Anticoagulant poisons are commonly used to kill rats in New Zealand and around the world. But at least 18 countries in Europe, America and Asia have reported growing resistance in their rat populations to these poisons. Are our rats growing bait-resistant too? Phil Cowan et al from Landcare Research investigated.
“Rats, except kiore, are currently widely distributed in urban areas, on farmland, in forest and native grasslands and on offshore islands. Unlike in Europe and North America, ship rats rather than Norway rats now predominate in most habitats. Because of the scale of New Zealand’s introduced rat problems and the magnitude of their impact, rats are controlled both intensively and extensively.”
Currently we rely heavily on anticoagulants for that rat control.
“The use of anticoagulants for rat control is currently widespread in New Zealand. Wax blocks or cereal-based baits containing anticoagulants are commonly used in bait stations both by official agencies such as the Department of Conservation and by regional councils, and many rat control products containing anticoagulants are available off the shelf in supermarkets and hardware stores.”
That widespread reliance could be encouraging the development of resistance to the toxins.
“This extensive domestic and field use of anticoagulants has resulted in widespread contamination of non-target native and introduced wildlife, suggesting the possibility that anticoagulant use patterns in New Zealand may have promoted the development of resistance in rodent populations not only in urban and farming areas but also in native habitats.”
Possible resistance to anticoagulants was reported in New Zealand as early as 1978.
“In 1978, anticoagulant resistance in rats was suggested in parts of Auckland city and on Raoul Island. These were not investigated, and rats were subsequently eradicated from Raoul Island in 2002 by aerial poisoning with cereal pellet baits containing brodifacoum. The present study was therefore undertaken to assess the status of anticoagulant resistance in New Zealand rats.”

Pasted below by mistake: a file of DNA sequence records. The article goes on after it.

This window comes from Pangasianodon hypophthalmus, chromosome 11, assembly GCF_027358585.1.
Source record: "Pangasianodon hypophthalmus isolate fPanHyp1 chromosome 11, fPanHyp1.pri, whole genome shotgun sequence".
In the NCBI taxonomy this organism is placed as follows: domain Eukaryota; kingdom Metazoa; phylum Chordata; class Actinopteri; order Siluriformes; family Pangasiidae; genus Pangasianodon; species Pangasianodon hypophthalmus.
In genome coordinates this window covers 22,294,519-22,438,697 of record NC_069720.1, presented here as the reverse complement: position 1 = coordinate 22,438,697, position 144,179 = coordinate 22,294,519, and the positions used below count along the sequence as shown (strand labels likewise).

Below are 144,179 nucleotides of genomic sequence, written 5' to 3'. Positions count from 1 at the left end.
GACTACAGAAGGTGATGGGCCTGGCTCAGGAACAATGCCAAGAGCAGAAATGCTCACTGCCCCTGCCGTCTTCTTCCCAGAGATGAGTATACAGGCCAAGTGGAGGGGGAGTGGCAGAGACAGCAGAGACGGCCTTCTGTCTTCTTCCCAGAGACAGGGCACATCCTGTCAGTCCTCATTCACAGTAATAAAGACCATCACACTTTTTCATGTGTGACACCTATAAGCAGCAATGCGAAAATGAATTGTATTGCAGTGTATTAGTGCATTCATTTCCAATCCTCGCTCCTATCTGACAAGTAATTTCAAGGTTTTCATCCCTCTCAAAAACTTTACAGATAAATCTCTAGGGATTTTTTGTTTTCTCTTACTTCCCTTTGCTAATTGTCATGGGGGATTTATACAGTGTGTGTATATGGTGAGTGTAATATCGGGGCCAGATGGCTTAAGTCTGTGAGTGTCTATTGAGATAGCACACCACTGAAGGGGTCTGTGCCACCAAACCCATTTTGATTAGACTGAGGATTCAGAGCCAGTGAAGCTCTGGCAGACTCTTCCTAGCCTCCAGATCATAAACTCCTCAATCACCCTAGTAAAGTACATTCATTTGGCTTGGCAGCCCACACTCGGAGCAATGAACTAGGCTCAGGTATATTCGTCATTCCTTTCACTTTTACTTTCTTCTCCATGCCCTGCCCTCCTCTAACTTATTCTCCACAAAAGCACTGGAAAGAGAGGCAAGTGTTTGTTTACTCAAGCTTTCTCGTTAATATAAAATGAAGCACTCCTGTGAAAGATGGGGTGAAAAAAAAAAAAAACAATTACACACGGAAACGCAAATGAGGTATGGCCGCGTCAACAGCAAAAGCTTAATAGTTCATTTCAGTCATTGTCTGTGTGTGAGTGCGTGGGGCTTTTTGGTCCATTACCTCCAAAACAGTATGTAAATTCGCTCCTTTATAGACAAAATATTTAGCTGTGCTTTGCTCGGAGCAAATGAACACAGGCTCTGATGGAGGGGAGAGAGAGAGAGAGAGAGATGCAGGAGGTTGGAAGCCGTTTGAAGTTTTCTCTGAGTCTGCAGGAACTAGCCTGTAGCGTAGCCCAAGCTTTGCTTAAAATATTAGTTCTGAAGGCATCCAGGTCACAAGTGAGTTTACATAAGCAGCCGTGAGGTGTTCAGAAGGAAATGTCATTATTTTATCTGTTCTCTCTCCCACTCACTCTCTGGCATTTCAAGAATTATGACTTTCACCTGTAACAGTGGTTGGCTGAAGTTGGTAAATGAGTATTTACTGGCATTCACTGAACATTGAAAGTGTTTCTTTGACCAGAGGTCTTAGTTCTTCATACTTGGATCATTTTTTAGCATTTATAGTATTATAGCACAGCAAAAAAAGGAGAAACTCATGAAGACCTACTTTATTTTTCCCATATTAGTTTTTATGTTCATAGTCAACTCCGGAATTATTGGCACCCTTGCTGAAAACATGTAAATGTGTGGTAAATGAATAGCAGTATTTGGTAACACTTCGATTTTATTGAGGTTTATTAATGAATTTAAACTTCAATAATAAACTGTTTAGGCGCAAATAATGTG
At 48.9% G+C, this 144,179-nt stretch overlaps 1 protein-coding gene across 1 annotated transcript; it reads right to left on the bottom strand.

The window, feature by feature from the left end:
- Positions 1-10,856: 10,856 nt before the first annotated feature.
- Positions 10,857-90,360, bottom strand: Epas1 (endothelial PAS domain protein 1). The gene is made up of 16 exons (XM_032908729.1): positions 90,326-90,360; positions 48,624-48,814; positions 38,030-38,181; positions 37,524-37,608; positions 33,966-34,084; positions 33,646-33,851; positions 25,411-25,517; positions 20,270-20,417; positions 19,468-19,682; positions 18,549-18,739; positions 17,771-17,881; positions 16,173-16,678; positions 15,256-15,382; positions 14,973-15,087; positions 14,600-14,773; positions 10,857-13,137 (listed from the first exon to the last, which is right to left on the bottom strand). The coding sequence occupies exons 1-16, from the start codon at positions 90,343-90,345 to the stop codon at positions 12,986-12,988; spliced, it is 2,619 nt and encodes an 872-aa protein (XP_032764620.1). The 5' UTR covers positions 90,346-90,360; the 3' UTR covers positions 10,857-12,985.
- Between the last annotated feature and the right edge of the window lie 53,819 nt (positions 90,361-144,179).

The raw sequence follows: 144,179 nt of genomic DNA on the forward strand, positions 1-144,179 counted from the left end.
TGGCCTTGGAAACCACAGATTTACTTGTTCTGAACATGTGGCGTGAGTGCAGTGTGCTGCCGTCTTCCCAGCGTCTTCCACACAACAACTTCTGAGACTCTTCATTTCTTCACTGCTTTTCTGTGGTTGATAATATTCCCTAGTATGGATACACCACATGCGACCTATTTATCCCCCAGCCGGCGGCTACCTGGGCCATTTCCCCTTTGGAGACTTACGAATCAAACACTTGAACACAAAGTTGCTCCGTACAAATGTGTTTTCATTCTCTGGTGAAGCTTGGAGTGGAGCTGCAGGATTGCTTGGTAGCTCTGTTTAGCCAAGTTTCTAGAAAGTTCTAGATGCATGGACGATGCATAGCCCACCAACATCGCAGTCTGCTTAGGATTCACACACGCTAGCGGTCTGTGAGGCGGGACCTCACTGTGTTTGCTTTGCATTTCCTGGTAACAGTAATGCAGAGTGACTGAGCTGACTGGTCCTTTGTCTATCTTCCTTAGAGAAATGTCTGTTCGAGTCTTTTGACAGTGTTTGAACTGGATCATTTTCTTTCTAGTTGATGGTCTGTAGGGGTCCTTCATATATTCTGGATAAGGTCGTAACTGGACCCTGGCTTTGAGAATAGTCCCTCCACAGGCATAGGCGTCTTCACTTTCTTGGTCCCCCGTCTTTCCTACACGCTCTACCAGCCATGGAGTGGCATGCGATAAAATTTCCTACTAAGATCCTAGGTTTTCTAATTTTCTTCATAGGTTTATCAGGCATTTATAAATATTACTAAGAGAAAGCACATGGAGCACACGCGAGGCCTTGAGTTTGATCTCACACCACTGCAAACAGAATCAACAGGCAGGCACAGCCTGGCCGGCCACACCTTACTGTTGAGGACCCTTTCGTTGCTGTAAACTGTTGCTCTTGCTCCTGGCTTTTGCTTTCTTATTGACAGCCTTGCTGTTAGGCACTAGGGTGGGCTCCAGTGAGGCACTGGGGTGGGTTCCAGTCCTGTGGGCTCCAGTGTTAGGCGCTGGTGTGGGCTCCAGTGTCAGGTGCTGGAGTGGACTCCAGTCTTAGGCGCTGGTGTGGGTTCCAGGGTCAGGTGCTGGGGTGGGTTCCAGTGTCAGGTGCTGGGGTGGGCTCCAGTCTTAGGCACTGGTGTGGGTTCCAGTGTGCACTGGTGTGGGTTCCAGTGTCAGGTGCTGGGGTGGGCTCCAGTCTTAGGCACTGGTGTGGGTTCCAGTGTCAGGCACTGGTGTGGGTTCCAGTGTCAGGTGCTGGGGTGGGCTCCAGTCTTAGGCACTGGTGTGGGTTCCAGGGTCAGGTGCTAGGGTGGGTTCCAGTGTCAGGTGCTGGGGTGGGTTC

So how do rats get to be resistant? One source of resistance is variations in a gene known as Vkorc1. This gene produces enzymes involved in Vitamin K metabolism.
“For example, the Vkorc1 polymorphism Tyr139Cys in Norway rats and house mice is known to increase resistance to the anticoagulants warfarin, coumatetralyl, bromadiolone and difenacoum, which have been or are used in New Zealand. Genetic screening methods for such mutations are well established and were used as the approach of choice in this study. However, resistance is not always associated with Vkorc1 mutations.”
The researchers sampled rat populations from a range of habitats throughout New Zealand, including offshore islands.
“Rodent samples (1–2 cm pieces of the distal end of tails) were collected between 2010 and 2012 by pest control staff of the Department of Conservation and regional councils, private pest control companies, other researchers and individuals involved with rodent control in a wide range of public conservation initiatives. Tail samples were immersed in Longmire buffer23 in individually numbered vials and stored at room temperature until analysis by EcoGene®.”
All three species of rats were sampled.
“Ship rats were the most commonly sampled and sequenced rat species both numerically and geographically (n=482; 29 out of 30 sites sampled), Norway rats were next most common (n=118; 15 out of 30 sites) and kiore were sampled only from two offshore island sites, Great Barrier Island (n=18) and Stewart Island (n=13).”
The researchers then looked for variations in the VKorc1 gene in each of their tail samples.
“Resistance is often associated with single nucleotide polymorphisms (SNPs) in the Vkorc1 gene. This study gives a first overview of the distribution and frequency of Vkorc1 SNPs in rats in New Zealand.”
Some of the SNPs found were different to gene sequence variations identified elsewhere in the world.
“Sequence variants occurred in at least one species of rat at all 30 of the sites sampled. Three new SNPs were identified, one in kiore and two in ship rats. No SNPs previously associated with resistance were found in Norway rats or kiore, but seven ship rats were heterozygous and one homozygous for the A74T variant. Its resultant Tyr25Phe mutation has previously been associated with resistance to both first- and second-generation anticoagulants in ship rats in Spain.”
So potential for anticoagulant resistance does exist in our ship rat population. The newly discovered SNPs could also potentially have resistance-conferring benefits for Norway and kiore rats, but that has yet to be tested.
“This is the first evidence of potential resistance to anticoagulant toxins in rats in New Zealand. Further testing using blood clotting response times in dosed rats is needed to confirm resistance potentially conferred by the Tyr25Phe mutation. Assessment is also needed of the potential of the other non-synonymous variants (Ala14Val, Ala26Val) recorded in this study to confer resistance to anticoagulant toxins.”
The full research paper is published in Pest Management Science and is freely available online.